This post introduces a tool to dump Samsung Galaxy S7 bootROM using known and fixed security vulnerabilities in Trustzone.
The source code is available on GitHub.
We use a Galaxy S7 phone, with ADB access and root privileges.
BootROM code is at address 0x0, in Secure world. The TEE (Trusted Execution Environment) running on this target is Trustonic Kinibi.
The approach is to escalate from Android to a Trusted driver and read secure memory at address 0x0.
We reuse fixed security bugs that are publicly documented. Two exploits are required, one to exploit a Trusted Application from Android, then a second to exploit a Trusted Driver. Both are simple stack overflow bugs. In both cases, return address is overwritten to redirect code execution to a ROP chain.
Trusted application exploitation
This part has been described by David Berard (p0ly) in very well-written article from Synacktiv. His work provides a very valuable starting point: an exploit for a Trusted Application with an example ROP chain.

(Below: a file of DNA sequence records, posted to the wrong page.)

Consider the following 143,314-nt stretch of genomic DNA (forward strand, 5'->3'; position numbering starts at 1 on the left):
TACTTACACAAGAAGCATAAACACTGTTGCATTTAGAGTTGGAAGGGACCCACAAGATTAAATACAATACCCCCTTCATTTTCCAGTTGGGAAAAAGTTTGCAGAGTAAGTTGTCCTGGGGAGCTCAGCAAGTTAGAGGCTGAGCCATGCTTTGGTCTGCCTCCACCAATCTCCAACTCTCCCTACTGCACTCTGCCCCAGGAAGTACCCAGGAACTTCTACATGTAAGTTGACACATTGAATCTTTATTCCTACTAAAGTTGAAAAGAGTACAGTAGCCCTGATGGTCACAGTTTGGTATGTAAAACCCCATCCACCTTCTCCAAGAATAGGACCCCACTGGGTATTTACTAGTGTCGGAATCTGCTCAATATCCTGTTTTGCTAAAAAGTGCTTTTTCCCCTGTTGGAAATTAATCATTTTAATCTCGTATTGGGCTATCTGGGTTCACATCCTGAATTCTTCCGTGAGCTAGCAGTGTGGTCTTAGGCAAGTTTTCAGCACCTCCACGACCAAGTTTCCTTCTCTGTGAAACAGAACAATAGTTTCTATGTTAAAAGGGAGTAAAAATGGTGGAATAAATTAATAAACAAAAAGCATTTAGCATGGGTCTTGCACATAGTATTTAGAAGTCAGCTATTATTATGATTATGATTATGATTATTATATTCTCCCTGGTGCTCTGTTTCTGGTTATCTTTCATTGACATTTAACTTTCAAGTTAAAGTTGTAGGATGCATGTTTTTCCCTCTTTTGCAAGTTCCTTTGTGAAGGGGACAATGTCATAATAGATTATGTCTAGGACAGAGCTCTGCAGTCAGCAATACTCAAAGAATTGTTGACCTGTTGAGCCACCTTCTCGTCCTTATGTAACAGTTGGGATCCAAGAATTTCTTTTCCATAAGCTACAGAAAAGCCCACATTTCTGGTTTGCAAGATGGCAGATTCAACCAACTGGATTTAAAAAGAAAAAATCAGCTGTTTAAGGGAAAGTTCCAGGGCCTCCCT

We port the original exploit to our target (G930F), and then change the ROP chain. This new ROP chain calls the vulnerable Trusted Driver to deliver the second exploit.
Trusted driver exploitation
The second bug has been disclosed in a great talk from Quarkslab at BlackHat 2019. It is a trivial stack overflow due to memcpy operation, so exploiting it from the first ROP chain is straightforward.
The ROP chain we execute in the context of the Trusted Driver does the following operations :
- map physical address of bootROM
- map shared (secure & non-secure) buffer we initially allocated on Android side
- copy mapped bootROM to shared buffer
Finally, bootROM code is accessible to our Android executable.
This work has been possible thanks to the following previous research :